That’s Fashion, Sweetie: Couches, tables and lamps – oh my! – Daily Trojan Online


My new favorite TikTok page right now is @joshandmattdesign, a couple in Melbourne, Australia, who create and avidly collect home decor art for their apartment. Ranging from their original ceiling pieces to vintage plant stands to glass snowball candle holders, their apartment is a wonderland for maximalists and my inner child.  

Now, my latest shopping adventures have strayed from boots and funnel-neck wool coats a la Acne Studios to a rabbit hole of interior design instead. Maybe the sudden fixation stems from a slowly growing identity crisis due to my 20th birthday lurking around the corner or maybe it’s because I am searching for a new apartment. Instead of maturing my fashion into handbags and cashmere knit sets, decor has been the front runner.

I am particularly drawn to whimsical and visually interesting pieces; Wax Charms makes unique and handmade candles adorned with crystals, Dauphinette makes lamps out of Japanese bread rolls and baguettes similar to Vincent Olinet’s floating bread slice shelves,  Malang Malang makes the most adorable ceramics,  Teun Zwets hand makes bubble clocks and Georg Jensen makes stainless steel silver eggs that serve as reusable ice cubes. 

Still, while some friends may call me a grandma for this excitement, I find it serene and comforting to know that soon, I get to exist in a space that is reflective of me physically, mentally and spiritually. 

Instead of a room that I just happen to sleep in, it becomes an extension of me as well; it adopts my signature smells — currently Nest’s Madagascar Vanilla and Sun-Drenched Linen 3-Wick candles — and molds its walls to my habits. 

At this point you may be thinking, “I thought I was reading ‘That’s Fashion, Sweetie.’ What does any of this have to do with fashion?”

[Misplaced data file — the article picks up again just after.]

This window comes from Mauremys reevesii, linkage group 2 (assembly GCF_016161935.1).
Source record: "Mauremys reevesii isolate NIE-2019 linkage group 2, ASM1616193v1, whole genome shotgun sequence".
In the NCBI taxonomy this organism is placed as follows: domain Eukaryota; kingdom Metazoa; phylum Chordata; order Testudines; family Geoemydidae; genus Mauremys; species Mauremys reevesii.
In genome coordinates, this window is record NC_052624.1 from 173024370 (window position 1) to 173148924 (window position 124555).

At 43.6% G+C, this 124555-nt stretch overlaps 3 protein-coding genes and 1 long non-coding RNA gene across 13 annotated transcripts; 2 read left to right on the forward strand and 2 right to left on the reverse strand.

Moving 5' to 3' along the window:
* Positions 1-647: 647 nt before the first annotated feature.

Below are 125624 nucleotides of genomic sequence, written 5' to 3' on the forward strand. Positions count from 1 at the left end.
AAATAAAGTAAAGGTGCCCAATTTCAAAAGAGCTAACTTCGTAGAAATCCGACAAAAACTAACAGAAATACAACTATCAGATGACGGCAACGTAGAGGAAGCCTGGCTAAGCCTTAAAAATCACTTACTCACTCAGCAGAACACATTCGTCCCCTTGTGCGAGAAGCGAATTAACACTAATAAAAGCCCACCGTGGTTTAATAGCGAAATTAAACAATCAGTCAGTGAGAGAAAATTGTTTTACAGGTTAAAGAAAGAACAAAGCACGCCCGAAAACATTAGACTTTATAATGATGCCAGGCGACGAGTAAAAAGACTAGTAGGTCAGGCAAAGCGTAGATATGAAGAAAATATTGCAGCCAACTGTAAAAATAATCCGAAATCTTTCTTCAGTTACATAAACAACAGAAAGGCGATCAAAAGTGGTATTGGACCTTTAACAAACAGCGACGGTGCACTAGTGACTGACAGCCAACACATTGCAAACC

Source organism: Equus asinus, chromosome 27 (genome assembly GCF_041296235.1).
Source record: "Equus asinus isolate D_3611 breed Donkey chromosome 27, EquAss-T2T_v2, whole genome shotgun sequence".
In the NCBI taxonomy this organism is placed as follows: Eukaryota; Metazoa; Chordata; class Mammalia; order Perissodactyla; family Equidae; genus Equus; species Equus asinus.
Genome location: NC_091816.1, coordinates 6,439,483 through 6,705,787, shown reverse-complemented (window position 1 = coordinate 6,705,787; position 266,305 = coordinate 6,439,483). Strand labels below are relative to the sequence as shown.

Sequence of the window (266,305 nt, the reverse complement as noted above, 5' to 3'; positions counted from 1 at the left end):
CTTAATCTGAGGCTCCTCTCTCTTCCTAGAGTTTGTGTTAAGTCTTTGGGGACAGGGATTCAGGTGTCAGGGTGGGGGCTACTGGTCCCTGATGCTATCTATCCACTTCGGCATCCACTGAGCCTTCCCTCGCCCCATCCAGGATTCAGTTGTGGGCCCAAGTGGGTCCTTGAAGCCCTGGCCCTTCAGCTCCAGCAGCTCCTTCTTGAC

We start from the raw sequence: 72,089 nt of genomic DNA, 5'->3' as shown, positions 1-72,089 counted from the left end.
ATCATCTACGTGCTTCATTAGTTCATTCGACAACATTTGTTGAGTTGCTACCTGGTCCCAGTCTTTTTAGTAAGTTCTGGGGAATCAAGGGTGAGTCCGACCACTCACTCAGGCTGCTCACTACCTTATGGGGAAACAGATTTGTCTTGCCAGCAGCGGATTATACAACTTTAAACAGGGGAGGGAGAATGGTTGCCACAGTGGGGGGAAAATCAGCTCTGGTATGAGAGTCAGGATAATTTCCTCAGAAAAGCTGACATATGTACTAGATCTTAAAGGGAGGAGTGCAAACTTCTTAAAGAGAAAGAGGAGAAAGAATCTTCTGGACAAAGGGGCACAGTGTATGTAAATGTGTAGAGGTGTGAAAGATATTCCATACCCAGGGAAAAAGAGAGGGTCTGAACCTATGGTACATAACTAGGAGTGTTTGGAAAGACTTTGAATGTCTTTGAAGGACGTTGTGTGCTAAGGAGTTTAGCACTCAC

It’s because fashion is more than shopping, garments and style; it’s also culture, reflection and transformation. 

And so, just as kissing is the next step after hand holding in middle school dating rules, the next step in understanding someone based on their selected items is seeing someone’s room. 

Clothes only show a pocket of people and who they are: their mood that day, if they shop based on color, pattern or silhouette, and if style emphasizes layers and complexity, function or flare. It’s what they want you to see, whether you’re their part-time lover or a complete stranger.

But a room shows what people value, what memories they hold and how they think. The iconic Chinese TikToks of home gadgets might show that someone values convenience and accommodations for unexpected visits, but scattered jewelry dishes and matching cutlery could indicate that the individual values spontaneity and change in short-term decisions but consistency in long term commitments. 

The space that becomes transformed becomes incredibly unique, like a fingerprint, and essentially, an extension of girls and their handbags or people and their bedside tables. 

Ultimately, there is no lesson to be learned here or any advice to offer. 

Maybe instead, I just want you to reflect on where your fashion journey may take you: Will your next endeavor also be decor? Or will it be art and figurines? Or maybe, it will be leather gloves with fur trim or crystal dice!

Don’t be scared to dive deep into the material reflections of yourself, even if it scares you a little. It’s hard to face ourselves, especially when we are in denial or going through an awkward transition period, but the discomfort and learning of what we like, dislike and value is like pressure and some coal — out will emerge a diamond. 

Besides, a little fright — and new packages — keeps life interesting anyways. 

Hadyn Phillips is a sophomore writing about fashion in the 21st century, specifically spotlighting new trends and popular controversy. Her column, “That’s Fashion, Sweetie,” runs every Thursday. 

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